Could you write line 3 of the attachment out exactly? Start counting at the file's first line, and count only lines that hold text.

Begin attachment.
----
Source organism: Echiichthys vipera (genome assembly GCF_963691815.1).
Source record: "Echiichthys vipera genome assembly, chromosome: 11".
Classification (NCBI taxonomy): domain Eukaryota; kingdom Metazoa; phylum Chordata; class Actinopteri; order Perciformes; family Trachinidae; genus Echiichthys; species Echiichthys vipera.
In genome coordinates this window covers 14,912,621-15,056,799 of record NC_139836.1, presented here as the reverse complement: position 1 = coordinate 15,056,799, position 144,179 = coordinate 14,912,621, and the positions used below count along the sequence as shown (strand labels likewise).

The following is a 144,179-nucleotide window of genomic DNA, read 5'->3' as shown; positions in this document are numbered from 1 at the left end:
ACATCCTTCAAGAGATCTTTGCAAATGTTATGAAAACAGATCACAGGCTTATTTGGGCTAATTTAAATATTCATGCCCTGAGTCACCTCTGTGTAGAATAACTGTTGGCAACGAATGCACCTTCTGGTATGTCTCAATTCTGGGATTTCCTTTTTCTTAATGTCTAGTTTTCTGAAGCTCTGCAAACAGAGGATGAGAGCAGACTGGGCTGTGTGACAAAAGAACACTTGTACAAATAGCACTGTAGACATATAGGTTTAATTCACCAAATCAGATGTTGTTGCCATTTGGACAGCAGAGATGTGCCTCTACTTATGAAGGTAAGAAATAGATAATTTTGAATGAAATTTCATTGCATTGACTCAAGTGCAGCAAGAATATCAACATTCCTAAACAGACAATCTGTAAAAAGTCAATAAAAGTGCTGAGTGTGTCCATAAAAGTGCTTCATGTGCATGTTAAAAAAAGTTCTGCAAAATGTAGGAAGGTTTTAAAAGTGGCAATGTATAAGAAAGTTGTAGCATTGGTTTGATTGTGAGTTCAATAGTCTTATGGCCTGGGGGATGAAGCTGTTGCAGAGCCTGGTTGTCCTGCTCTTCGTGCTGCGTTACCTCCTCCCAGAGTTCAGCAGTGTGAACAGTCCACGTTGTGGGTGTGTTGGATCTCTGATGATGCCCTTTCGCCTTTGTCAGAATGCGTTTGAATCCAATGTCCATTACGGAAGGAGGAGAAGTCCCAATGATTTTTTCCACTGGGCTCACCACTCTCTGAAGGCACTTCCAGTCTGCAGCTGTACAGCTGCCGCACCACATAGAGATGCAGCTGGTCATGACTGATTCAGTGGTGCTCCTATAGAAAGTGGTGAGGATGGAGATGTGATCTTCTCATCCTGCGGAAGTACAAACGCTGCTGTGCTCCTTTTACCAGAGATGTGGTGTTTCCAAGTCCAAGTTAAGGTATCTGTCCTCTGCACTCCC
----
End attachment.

Classification (NCBI taxonomy): domain Eukaryota; kingdom Metazoa; phylum Chordata; class Actinopteri; order Perciformes; family Trachinidae; genus Echiichthys; species Echiichthys vipera.